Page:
It's been a busy month with the Embedded Systems Conference (ESC). Check out our ESC Webcast archive for more details on what was shown at the show. While there, I picked up half a dozen new kits to check out, so there is plenty more to come over the next two months. I was hoping to have more that one Zigbee kit so that I could do a comparison, but they will not be showing up for awhile. In the meantime, Freescale's MC13191/92 Developer's Starter Kit has been waiting patiently for over a month. Time to take a look at it.
The kit I received included a pair of Sensor Application Reference Design (SARD) boards (Fig. 1), an HCS08 Code Warrior CD, and a CD for the kit. The latter had a host of documents, but the Zigbee-specific code had to be downloaded from the website. Source code for the PHY interface was available, while the MAC protocol stack was in library form. Check with Freescale for availability of the full source. It should be available as it becomes more refined.
The SARDs contain an HCS08 microcontroller that interfaces to the MC13192 2.4-GHz Zigbee transceiver chip via a 4-wire serial peripheral interface (SPI) (Fig. 2). It also contains sensors that can be accessed by the MCU. The SARDs are programmed with a demo application. It's possible to change the application using the background debug module (BDM) interface, although you do need a BDM emulator. The kit includes 9-V batteries and power supplies for both SARDs.
Out of the box, the kit lets you run a demo application on a PC that connects to a SARD via a serial port. The SARD communicates with its sibling via Zigbee. Remote access to the on-board sensors, LEDs, and switches is possible. The Triax SMAC Accelerometer demo is the default test. In this case, the PC application displays the information from the accelerometers on the remote SARD. It tracks X, Y, and Z movement and displays the input to the HCS08's 8-bit ADC. Tip and rotate the remote SARD, and you see the results on the PC. It also tracks the G force.
Moving past this fast setup demo takes a bit more effort. Installing Code Warrior is easy, and downloading the additional support software and demo app from the website just takes some time. Getting an application up and running is a bit more of an exercise. It is easiest to modify the SARD connected to the host, leaving a well-defined and tested application running on the other. Once you are comfortable using the stack, you can get a little more ambitious and start changing the application on the remote SARD. In this case, it's handy to have a pair of BDMs. Otherwise, as in my case, it's a matter of swapping things around for flash programming and debugging purposes.
The stack interface is slightly different from a TCP/IP Ethernet or even an 802.11a/b/g stack. It would help to have more detailed example code. However, that will come eventually.
Definitely get a pair of BDM units. It will make the evaluation and future development work significantly easier. The SARD is a great way to get started with Zigbee. It has enough peripherals to generate and utilize the communication link, and the MCU has enough flash memory headroom to put a substantial application in it. The boards provide a way to test functionality and range, but they are not as great when it comes to power-consumption estimates. There is just too much on there to get a good idea if power is a critical element. A custom board will be the only true testbed.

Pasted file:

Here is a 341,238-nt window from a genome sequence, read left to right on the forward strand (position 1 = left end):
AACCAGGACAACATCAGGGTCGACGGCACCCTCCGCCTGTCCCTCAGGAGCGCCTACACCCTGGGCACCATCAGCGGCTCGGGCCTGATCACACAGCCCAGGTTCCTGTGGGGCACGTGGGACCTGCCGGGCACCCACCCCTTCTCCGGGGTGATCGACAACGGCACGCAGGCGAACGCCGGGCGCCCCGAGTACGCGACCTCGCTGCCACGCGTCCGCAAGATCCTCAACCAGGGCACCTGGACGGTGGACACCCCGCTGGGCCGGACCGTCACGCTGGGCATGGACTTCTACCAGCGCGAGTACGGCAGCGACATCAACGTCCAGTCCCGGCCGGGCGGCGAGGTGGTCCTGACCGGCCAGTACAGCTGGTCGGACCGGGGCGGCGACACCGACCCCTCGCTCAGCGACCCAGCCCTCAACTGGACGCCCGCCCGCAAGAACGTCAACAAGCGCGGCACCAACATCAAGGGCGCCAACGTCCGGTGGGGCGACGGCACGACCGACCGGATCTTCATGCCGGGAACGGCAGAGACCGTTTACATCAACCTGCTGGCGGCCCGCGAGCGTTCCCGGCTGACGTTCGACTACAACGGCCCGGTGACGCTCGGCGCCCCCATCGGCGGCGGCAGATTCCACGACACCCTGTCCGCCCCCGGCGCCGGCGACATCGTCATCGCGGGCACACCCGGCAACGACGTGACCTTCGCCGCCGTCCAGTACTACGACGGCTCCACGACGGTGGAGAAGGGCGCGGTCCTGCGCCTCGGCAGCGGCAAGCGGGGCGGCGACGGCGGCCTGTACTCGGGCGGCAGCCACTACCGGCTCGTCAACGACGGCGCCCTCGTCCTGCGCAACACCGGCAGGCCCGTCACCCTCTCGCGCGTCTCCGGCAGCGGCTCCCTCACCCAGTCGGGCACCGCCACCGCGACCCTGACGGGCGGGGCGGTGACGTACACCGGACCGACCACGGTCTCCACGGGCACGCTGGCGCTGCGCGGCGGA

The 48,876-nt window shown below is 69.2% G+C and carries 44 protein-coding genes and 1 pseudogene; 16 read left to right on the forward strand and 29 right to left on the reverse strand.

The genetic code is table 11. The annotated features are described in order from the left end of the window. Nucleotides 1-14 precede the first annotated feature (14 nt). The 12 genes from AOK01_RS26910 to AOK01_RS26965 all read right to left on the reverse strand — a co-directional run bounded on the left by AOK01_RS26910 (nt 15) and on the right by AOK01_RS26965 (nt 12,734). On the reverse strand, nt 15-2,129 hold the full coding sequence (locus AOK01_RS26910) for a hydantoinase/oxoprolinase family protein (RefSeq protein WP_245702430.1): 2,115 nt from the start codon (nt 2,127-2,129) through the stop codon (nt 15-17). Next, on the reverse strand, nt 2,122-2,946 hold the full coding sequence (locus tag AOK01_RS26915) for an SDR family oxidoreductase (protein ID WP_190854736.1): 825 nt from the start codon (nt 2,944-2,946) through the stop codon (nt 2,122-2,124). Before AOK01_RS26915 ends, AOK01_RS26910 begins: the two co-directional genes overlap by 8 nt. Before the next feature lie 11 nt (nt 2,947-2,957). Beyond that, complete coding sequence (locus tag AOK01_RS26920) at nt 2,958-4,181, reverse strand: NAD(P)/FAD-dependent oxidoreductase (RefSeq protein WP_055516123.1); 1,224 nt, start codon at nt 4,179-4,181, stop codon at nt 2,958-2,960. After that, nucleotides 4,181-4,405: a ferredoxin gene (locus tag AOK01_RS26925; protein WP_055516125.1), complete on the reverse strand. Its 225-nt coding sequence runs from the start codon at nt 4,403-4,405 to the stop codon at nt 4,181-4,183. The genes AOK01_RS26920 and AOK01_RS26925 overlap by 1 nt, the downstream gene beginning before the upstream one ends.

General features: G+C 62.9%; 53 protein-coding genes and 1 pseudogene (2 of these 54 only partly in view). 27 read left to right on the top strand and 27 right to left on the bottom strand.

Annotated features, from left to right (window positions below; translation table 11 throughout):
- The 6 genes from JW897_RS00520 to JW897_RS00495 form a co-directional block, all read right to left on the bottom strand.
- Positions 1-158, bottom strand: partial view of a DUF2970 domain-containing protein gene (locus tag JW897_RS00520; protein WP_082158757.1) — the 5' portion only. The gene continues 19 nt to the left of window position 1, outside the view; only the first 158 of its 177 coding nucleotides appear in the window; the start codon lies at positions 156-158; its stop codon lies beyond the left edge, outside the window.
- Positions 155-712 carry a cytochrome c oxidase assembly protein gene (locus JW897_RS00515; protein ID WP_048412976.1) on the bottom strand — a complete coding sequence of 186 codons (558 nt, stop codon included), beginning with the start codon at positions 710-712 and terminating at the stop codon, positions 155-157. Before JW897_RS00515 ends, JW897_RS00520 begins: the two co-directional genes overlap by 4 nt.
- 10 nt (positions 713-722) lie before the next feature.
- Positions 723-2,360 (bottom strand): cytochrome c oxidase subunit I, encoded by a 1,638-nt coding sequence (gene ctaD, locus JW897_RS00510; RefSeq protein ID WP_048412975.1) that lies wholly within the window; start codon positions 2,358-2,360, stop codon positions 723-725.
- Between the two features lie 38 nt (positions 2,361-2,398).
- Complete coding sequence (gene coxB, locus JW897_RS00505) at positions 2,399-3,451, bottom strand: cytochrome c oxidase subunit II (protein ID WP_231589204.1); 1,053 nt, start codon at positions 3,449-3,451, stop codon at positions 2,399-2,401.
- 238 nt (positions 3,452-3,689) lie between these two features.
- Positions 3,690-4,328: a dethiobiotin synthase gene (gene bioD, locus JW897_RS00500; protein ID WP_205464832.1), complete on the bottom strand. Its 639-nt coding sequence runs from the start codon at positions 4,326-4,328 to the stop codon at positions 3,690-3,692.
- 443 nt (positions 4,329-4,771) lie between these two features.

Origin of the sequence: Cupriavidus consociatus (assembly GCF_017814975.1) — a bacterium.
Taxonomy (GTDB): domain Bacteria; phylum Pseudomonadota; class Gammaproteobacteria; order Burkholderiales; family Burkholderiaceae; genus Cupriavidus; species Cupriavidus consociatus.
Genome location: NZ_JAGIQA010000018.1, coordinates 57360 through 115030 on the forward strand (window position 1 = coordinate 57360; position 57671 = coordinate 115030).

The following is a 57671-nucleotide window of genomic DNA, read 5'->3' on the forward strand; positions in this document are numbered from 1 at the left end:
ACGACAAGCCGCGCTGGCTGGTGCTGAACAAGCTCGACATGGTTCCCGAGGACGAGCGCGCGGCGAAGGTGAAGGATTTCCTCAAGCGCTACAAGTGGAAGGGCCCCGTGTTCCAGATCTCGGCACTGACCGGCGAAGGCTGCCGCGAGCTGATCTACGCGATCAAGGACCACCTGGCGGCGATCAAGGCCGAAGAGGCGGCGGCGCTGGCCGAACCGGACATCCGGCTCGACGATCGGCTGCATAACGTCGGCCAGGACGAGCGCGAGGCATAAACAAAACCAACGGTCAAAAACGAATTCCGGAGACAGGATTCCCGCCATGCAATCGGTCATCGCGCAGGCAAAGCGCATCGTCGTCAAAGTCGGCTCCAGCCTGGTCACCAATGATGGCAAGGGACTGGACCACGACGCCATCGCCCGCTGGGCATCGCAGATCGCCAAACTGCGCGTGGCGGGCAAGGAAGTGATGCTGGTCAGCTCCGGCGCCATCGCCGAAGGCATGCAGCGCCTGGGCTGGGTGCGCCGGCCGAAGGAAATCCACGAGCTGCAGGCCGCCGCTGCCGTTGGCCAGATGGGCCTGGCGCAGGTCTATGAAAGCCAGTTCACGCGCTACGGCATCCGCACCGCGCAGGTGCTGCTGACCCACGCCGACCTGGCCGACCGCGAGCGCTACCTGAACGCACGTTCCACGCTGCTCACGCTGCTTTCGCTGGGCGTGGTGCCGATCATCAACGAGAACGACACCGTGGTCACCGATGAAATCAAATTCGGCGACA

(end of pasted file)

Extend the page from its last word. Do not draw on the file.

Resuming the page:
Freescale is offering a one-stop shop for Zigbee. Its HCS08 processor family has the free Zigbee stack software and it is mated to Freescale's Zigbee transceiver. The low-power combination is likely to be the standard for most Zigbee applications for the next few years until a single-chip solution that combines the MCU and Zigbee transceiver is available.
Overall, the kit was a good start for me when it came to Zigbee. There are many things that need to be addressed, from security to mesh networking, but for now you can get all the basics with this kit.
The trip to the Embedded Systems Conference was an experiment this year. Instead of lugging around my laptop, I popped a new Seagate Pocket hard drive in my bag. The weight and size difference is significant. The hope was to find a PC to plug it into for Internet access.
I have always carried one or two USB flash memory sticks with me for exchanging data, but even my 1-Gbyte stick was a bit small for what I needed. I planned on taking everything I normally had on my laptop, including my browser, e-mail, graphic editing tools, and page-layout applications. That's a pretty hefty package, but one that fits on a 5-Gbyte hard drive with room to spare.
I used Portable Thunderbird for my e-mail and Firefox for my browser. Using my own applications has a number of advantages, including having settings that move with me. No more worrying about cached data being saved on a PC. There is still a potential problem with viruses and Trojan Horse programs on the host, but I have yet to come up with a solution short of booting from the USB hard disk. Although that's a viable option, network configuration can be a pain.
The results were good overall. The biggest problem was getting a USB 2.0 connection. Some of the PCs I had access to included USB 1.1 external connections that were very slow. I was able to get onto a PC, download e-mail, and do some quick RSS browsing in a few minutes.
If you will have semi-regular access to an Internet-connected PC, then this approach is definitely viable. The weight and cost are right. Of course, it's difficult if you need to give a presentation. These days you are expected to bring your own laptop. In the meantime, I am carrying the Seagate Pocket hard disk.